Nothing But Ghosts, by Beth Kephart (HarperTeen, YA, 288pp).
Behind the varnish of the painting Katie's father is restoring lies one man's vision of regret; alone, working late into the night, her father finds the figments of the painting, reading them through the shadows. In a beautiful garden, another man has hired a crew of diggers to chip through the rock hard earth, excavating a long ago story that Katie, one of the group working in the hot summer sun to make the hole deeper, doesn't yet know. And Katie is looking to the past herself, to the days when she had a mother who made each day a more beautiful thing.
Her mother died. The owner of the garden, Miss Martine, locked herself away in it years ago. The rainbow shadows of her mother's glass bottles dance on the walls of a closed-off bedroom, and Katie doesn't know how to find the line between darkness and sunlight, the line between the ghosts of the past and her lonely life in the present.
As the hole deepens, so does Katie's compulsion to find Miss Martine's story. If she can understand how a beautiful teenager, with everything to live for, chose to leave life, maybe she can understand her own mother's absence. Seven boxes of Local Lore, unsorted and unasked for, sit at the library, and give Katie her own path to solving the mystery that is haunting her summer.
So. That's the basic plot. But you have to read it in Beth Kephart's own writing; I can't do it justice. It is so deeply imbued with metaphor, so rich in imagery, that re-reading (which I just did, after a six month gap) is a great pleasure. It is so unconcerned with Things Happening that the characters have space to be themselves, so concerned with the small things happening (pancakes being made, rain falling, the hard squeeze of a child's hand) that they have a real place in which to live. And it is sad, and powerful, and hopeful. My one quibble is that the resolution to the mystery felt a bit hurried at the end, and the central figure in that part of the plot never quite, in my mind, became a real person.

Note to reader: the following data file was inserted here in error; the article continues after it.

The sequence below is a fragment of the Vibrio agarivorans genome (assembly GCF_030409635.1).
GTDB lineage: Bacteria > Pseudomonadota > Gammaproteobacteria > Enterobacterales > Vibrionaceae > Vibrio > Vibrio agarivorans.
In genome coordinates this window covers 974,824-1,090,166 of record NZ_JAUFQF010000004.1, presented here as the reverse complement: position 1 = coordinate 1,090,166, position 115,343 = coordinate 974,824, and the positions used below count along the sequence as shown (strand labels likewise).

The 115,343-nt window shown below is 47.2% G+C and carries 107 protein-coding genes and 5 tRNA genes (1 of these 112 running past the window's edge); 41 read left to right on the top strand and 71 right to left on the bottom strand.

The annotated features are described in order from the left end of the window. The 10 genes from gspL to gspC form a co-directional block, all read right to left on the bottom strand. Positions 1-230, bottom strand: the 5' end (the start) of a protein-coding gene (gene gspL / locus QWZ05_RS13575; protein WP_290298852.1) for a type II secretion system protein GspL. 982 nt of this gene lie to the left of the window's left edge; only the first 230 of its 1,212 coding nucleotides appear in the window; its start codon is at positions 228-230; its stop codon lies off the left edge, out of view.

Despite that (very small) reservation, Nothing But Ghosts is a lovely YA book to read if you are perhaps satiated with plot-driven teen romance, and want a book whose emotional power comes from the deeply-felt interior world of the central character. Although there is a cute boy thrown in for good measure...
House of Dance is still my favorite of Beth Kephart's books, but this is possibly because the story of that one--the loss of a grandfather--is one I have lived through myself.
Tonight (June 30) My Friend Amy is hosting a party to celebrate the release of Nothing But Ghosts: "We will have a reading from Beth and at 9 PM EST/6 PM PST Beth will be here live chatting on the blog! So you'll get a chance to talk to the woman herself and what a special woman she is. Additionally, you may have a chance to win an autographed copy of Nothing But Ghosts."
As part of the party, Amy has organized a book drive to promote the book, with a goal of 200 copies sold by 9:00 EST tonight (and prizes!) If you'd like to be one of the 200, head here to find more information, and the link through which to buy.
Here's another review and interview at Presenting Lenore, and more reviews at From My Bookshelf, Em's Bookshelf, and The Compulsive Reader.
(ARC received from the author)